A Forward Looking Agenda for the Democrats

02/13/2007 12:00am

Dean Baker
Challenge Magazine, February 2007

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The Democrats regained control of Congress in November partially as a result of the corruption and incompetence of the Republicans, but also in part due to promises to make things better for the average family. Their ability to stay in power will depend on their ability to make good on these promises. Two areas that are central to the economic security of average workers are health care reform and trade policy. The Democrats will have to put forward a clear progressive agenda in these areas if they expect to be taken seriously in future elections.

In the case of health care reform, the obvious place to start is by reforming the Medicare prescription drug benefit. The basic logic here is simple: the most efficient way to have provided the drug benefit would have been as an add-on to the existing Medicare program, with Medicare using its enormous marketing power to bargain down drug prices to the levels paid by the Veterans Administration or the Canadian government.

According to the Congressional Budget Office, the lower administrative costs of the Medicare system relative to private insurers would reduce the cost of the program by nearly 10 percent. The savings from negotiated drug prices would be even larger. The Veterans Administration (VA) and the Canadian government only pay 50-60 percent as much for drugs as the private insurers in the Medicare drug program. The potential savings from lower drug prices and administrative costs are so large that if Congress had allowed Medicare to directly offer its own drug plan, it would have been possible to eliminate the “doughnut hole” gap in coverage and still reduce the cost of the program to the government.

In the election, the leadership of the Congressional Democrats repeatedly promised that allowing Medicare to negotiate drug prices would be one of the first items on its agenda in the new Congress. It is important that the Democrats follow through on this commitment and reform the drug benefit to make it more efficient. Opinion polls consistently show that reforming the Medicare drug plan is hugely popular, so if the Democrats back away from their proposal it will not be because it lacks public support.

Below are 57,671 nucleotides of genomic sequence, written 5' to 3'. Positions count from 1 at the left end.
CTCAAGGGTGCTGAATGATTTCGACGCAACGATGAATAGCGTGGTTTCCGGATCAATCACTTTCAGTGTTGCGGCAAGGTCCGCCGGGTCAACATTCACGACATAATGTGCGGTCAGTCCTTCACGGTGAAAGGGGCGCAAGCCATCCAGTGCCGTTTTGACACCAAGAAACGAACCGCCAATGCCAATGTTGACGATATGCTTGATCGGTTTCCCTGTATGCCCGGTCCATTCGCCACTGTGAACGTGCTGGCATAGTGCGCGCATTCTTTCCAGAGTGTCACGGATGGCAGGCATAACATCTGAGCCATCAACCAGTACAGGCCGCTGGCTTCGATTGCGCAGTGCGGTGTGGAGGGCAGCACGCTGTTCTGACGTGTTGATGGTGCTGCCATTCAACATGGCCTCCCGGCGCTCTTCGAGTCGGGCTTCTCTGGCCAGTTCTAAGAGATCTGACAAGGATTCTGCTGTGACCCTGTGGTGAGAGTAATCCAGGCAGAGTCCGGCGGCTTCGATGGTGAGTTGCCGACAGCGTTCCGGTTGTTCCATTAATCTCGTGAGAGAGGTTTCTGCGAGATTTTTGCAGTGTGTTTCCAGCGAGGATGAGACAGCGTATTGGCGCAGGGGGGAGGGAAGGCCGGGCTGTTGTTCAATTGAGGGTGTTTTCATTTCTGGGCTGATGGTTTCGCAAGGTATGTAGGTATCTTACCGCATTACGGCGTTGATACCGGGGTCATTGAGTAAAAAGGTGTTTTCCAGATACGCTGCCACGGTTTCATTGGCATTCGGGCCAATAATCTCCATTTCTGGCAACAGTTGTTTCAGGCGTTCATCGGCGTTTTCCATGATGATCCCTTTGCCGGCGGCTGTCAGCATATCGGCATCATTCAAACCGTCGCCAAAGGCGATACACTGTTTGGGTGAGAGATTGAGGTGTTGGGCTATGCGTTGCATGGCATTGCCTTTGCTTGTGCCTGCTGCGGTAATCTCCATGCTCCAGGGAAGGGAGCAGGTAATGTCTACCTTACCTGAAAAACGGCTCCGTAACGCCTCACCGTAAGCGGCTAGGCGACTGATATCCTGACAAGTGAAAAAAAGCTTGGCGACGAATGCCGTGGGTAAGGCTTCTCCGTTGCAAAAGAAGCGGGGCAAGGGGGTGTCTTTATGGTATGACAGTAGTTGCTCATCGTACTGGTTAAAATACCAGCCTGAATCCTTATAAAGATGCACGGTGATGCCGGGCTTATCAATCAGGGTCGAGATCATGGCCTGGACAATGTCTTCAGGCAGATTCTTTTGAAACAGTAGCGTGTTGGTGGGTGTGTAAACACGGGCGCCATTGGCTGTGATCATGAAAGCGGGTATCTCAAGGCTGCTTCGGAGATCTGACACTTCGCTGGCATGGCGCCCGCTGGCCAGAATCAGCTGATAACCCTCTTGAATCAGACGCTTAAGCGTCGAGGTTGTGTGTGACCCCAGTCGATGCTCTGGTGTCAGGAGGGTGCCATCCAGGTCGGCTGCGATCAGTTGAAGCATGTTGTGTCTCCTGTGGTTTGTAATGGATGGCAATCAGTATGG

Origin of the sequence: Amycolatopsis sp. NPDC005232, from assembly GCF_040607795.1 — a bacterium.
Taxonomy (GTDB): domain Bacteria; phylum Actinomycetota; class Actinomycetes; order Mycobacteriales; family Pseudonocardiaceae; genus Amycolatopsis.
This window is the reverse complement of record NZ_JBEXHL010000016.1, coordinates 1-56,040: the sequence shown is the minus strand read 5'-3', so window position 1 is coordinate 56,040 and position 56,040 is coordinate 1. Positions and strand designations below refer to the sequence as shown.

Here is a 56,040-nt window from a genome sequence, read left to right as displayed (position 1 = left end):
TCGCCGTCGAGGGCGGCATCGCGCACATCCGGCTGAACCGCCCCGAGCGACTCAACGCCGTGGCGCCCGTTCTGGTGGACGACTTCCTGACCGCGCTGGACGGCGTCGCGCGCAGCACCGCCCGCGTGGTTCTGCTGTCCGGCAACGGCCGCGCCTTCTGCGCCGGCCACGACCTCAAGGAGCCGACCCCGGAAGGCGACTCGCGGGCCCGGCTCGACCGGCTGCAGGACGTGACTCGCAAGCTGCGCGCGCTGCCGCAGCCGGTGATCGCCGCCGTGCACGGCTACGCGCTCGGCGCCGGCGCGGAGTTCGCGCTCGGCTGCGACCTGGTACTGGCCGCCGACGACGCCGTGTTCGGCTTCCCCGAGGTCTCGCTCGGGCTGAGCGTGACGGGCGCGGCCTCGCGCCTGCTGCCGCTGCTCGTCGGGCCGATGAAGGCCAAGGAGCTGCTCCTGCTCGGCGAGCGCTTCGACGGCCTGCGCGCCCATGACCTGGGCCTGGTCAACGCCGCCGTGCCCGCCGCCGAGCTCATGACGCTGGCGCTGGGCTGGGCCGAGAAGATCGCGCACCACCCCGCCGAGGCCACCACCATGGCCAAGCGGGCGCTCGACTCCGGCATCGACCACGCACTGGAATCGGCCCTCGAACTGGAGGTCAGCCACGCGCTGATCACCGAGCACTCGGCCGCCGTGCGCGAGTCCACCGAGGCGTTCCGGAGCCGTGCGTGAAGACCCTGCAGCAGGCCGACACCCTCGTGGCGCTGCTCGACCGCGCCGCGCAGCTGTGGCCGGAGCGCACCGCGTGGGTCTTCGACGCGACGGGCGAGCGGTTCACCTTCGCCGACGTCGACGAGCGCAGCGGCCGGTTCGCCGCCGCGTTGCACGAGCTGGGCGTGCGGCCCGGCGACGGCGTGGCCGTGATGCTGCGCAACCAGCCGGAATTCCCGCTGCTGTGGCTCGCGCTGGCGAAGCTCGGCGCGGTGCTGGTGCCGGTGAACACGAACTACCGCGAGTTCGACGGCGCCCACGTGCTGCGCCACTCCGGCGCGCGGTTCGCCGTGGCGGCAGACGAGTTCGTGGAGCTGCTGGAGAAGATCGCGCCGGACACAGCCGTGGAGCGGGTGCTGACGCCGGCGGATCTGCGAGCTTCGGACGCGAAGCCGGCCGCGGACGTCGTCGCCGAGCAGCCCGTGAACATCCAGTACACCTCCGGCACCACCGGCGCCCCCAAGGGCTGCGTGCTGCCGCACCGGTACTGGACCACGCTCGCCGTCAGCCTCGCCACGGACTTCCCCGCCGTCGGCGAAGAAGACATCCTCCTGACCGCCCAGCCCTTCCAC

While reforming the drug benefit would be an important measure, both from the standpoint of beneficiaries and also for the purpose of saving government money, it is only the beginning. Rising health care costs are imposing an enormous burden on the nation’s economy. In the private sector, firms are increasingly requiring more cost-sharing from workers or leaving them uncovered altogether. In the public sector, rising health care costs are a serious strain on all levels of government. The projections that health care costs will continue to rise rapidly in the future are the basis for all the dire projections of multi-trillion dollar long-term budget deficits that conservatives try to blame on demographics. In short, it is essential that we get our health care costs under control.

Since every other wealthy country in the world has managed this trick (average per person health care spending in other wealthy countries is less than half as much as in the United States, and they all enjoy longer life-expectancies), we should be able to fix our health care system also. The obvious route to go would be to adopt a Canadian style universal Medicare system. It is not possible to overhaul the health care system with a near evenly divided Congress and a conservative Republican president, but the Democrats can try to push measures that set a reform process in motion.

At the top of this list would be allowing a Medicare buy-in system under which every person and employer in the country is able to buy into the Medicare system at a fee that would cover their expenses. This step would hugely increase the security of millions of workers by providing them access to a relatively low cost insurance plan independent of their employment. Also, since this measure would require no additional money from the government, it cannot be rejected on the grounds of costs. Members of Congress who are indebted to the insurance and pharmaceutical industries will undoubtedly oppose such a measure, but they would be hard-pressed to muster a serious argument. After all, allowing a Medicare buy-in doesn’t take any options away from anybody, it is simply giving people an additional choice.

It will be necessary to make some changes in the Medicare program to ensure that it is an attractive option for workers. This will require some additional funding for current beneficiaries, but this money can be obtained from reforming the drug benefit and eliminating the subsidies for private insurers that operate within the Medicare program.

The other major area in which the Democratic Congress can begin to make a difference is on trade policy. Many of the new members elected in November made trade an important issue in their campaigns. As a result, new bi-lateral trade agreements or another W.T.O. agreement will have a very difficult time passing in the new Congress. While blocking these new trade pacts may be desirable, most of the potential damage from trade has already been done. The huge influx of low-cost manufactured goods from the developing world has eliminated millions of manufacturing jobs in the United States. Since manufacturing has historically been a source of relatively well-paying jobs for less educated workers (those without college degrees), the loss of these manufacturing jobs has put downward pressure on the wages of the 70 percent of the workforce that lack a college degree.